What is known and objective In an effort to provide guidance for the use of analgesics for pain management - while at the same time acknowledging the professional, patient and regulatory-legal concerns about the use of strong opioids - the World Health Organization (WHO) in 1986 suggested a conservative stepwise approach. In addition to the use of non-pharmacologic measures, the WHO recommended that pharmacotherapy be initiated using a non-opioid analgesic first and then progress through 'weak' opioids or analgesic combinations to 'strong' opioids if, and only if, needed. This approach gave a rationale, and a justification if necessary, for the use of opioids. This stepwise approach became widely known as the WHO analgesic 'ladder'. Comment Since the initial WHO guidance, there have been significant changes in the understanding of pain. It is increasingly considered a physiological process that merits and deserves independent treatment. In addition, more analgesic options are available now than in 1986. What is new and conclusion Because of the evolving understanding of the physiology of pain and better approaches to its management, we suggest that more modern best practice is an analgesic 'pyramid'. The initial 1986 WHO analgesics guidance 'ladder' was set forth in 1986. We suggest that more modern best practice is an analgesic 'pyramid'. This update reflects advances made in understanding the (patho)physiology of pain, provides clinical flexibility and a patient-individualized care strategy to achieve better pain management.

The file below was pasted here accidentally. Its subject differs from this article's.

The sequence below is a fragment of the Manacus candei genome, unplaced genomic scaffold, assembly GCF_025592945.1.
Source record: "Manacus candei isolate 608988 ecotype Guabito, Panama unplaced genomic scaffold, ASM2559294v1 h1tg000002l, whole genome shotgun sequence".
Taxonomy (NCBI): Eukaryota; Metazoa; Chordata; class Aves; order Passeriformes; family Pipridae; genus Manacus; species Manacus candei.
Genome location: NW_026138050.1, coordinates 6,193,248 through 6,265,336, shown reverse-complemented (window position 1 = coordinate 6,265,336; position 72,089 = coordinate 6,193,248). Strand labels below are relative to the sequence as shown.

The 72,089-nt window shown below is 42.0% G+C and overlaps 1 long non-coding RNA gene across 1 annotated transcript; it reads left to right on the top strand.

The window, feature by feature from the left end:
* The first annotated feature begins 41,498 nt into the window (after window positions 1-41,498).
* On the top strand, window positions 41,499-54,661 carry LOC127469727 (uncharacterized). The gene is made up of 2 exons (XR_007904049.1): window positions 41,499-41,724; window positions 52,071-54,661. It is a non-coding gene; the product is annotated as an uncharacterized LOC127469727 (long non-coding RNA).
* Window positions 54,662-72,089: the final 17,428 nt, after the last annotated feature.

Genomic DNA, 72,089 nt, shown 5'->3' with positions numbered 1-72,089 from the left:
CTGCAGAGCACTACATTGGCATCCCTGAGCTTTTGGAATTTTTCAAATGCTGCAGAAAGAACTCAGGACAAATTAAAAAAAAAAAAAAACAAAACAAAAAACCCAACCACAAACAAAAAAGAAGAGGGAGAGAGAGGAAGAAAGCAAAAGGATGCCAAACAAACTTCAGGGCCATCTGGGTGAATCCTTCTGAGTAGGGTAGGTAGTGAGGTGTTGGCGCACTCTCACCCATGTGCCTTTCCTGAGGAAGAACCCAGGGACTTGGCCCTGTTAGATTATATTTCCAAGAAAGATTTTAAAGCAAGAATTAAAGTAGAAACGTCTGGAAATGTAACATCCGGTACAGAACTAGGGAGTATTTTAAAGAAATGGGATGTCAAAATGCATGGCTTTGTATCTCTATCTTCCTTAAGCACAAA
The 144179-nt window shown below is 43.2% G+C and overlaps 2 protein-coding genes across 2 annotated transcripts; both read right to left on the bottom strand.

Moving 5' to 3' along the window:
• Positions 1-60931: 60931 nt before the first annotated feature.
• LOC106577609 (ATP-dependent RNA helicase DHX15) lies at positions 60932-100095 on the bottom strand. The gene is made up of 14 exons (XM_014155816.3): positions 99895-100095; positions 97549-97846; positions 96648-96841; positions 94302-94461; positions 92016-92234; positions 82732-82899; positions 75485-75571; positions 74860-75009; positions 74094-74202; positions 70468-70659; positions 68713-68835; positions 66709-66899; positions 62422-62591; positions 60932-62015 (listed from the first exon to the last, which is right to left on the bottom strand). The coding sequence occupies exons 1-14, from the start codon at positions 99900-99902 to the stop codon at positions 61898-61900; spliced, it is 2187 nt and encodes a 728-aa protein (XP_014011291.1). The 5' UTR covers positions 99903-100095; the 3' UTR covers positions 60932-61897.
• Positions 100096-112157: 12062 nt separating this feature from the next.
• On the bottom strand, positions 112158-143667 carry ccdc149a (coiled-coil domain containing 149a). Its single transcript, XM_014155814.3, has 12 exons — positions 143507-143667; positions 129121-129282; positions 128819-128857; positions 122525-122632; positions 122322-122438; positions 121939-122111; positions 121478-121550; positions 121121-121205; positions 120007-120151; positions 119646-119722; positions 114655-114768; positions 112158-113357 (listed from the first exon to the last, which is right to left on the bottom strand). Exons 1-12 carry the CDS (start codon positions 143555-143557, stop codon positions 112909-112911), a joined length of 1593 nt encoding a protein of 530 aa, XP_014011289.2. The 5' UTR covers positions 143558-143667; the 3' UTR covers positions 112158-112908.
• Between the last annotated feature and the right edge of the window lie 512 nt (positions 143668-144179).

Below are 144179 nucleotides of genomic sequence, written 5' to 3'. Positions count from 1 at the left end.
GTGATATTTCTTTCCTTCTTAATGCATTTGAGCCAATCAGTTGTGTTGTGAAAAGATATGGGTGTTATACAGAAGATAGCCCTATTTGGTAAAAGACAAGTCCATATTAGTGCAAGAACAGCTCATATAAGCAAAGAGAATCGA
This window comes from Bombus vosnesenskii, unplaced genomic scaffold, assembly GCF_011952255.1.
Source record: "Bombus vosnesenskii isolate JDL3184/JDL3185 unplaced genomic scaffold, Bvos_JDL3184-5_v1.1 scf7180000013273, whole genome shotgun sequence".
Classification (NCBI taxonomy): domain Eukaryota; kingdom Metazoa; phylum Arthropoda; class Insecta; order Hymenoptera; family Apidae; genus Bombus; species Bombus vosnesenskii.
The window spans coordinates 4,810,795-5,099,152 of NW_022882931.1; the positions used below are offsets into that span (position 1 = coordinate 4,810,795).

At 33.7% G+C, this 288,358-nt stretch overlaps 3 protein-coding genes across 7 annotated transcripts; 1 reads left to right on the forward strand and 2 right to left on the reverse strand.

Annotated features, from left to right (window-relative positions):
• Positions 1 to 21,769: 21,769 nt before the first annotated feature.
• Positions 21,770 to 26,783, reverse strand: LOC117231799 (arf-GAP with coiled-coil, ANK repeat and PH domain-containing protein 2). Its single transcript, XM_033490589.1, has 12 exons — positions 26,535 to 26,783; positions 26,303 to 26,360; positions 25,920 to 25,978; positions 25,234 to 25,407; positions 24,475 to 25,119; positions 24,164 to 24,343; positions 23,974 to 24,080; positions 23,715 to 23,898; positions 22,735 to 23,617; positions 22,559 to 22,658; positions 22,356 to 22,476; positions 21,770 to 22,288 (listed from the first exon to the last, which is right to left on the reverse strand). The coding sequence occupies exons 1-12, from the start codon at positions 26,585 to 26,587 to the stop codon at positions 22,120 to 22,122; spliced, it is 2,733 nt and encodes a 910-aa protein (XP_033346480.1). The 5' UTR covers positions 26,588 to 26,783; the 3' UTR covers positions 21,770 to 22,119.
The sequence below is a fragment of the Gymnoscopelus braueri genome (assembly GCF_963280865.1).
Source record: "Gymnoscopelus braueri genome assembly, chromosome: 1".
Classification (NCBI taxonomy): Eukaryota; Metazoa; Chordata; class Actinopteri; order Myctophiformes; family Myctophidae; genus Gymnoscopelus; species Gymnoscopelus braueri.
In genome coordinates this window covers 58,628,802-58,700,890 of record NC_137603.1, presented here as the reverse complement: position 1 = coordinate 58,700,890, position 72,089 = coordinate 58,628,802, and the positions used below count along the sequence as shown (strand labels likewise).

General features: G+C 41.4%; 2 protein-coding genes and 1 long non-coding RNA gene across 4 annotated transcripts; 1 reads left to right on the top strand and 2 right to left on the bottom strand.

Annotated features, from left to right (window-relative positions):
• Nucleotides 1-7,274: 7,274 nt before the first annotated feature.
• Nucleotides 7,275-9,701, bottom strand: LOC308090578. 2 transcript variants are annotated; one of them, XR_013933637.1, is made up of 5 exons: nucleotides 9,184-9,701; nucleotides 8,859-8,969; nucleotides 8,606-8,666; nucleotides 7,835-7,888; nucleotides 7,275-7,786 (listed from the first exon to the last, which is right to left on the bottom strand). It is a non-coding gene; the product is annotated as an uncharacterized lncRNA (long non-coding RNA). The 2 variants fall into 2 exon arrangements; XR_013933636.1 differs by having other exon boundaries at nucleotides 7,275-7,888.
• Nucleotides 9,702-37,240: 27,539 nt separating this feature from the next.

- pain management
- treatment algorithm
- world health organization analgesic ladder
ASJC Scopus subject areas
- Pharmacology (medical)